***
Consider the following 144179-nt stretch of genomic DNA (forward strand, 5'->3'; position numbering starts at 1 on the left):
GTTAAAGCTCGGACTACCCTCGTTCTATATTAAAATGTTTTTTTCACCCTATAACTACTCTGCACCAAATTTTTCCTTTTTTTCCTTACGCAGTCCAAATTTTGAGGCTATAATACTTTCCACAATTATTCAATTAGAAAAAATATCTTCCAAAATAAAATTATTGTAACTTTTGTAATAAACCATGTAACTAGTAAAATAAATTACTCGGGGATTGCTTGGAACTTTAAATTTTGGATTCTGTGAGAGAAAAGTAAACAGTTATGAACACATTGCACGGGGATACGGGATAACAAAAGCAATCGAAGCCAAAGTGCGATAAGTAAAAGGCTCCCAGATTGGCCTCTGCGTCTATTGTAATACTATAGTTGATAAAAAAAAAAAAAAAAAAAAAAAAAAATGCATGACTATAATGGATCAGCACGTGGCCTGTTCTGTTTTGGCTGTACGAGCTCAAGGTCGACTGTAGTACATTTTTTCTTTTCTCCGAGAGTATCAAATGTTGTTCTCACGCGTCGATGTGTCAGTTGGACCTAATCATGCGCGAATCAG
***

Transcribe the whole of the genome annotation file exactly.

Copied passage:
Consider the following 144179-nt stretch of genomic DNA (forward strand, 5'->3'; position numbering starts at 1 on the left):
GTTAAAGCTCGGACTACCCTCGTTCTATATTAAAATGTTTTTTTCACCCTATAACTACTCTGCACCAAATTTTTCCTTTTTTTCCTTACGCAGTCCAAATTTTGAGGCTATAATACTTTCCACAATTATTCAATTAGAAAAAATATCTTCCAAAATAAAATTATTGTAACTTTTGTAATAAACCATGTAACTAGTAAAATAAATTACTCGGGGATTGCTTGGAACTTTAAATTTTGGATTCTGTGAGAGAAAAGTAAACAGTTATGAACACATTGCACGGGGATACGGGATAACAAAAGCAATCGAAGCCAAAGTGCGATAAGTAAAAGGCTCCCAGATTGGCCTCTGCGTCTATTGTAATACTATAGTTGATAAAAAAAAAAAAAAAAAAAAAAAAAAATGCATGACTATAATGGATCAGCACGTGGCCTGTTCTGTTTTGGCTGTACGAGCTCAAGGTCGACTGTAGTACATTTTTTCTTTTCTCCGAGAGTATCAAATGTTGTTCTCACGCGTCGATGTGTCAGTTGGACCTAATCATGCGCGAATCAG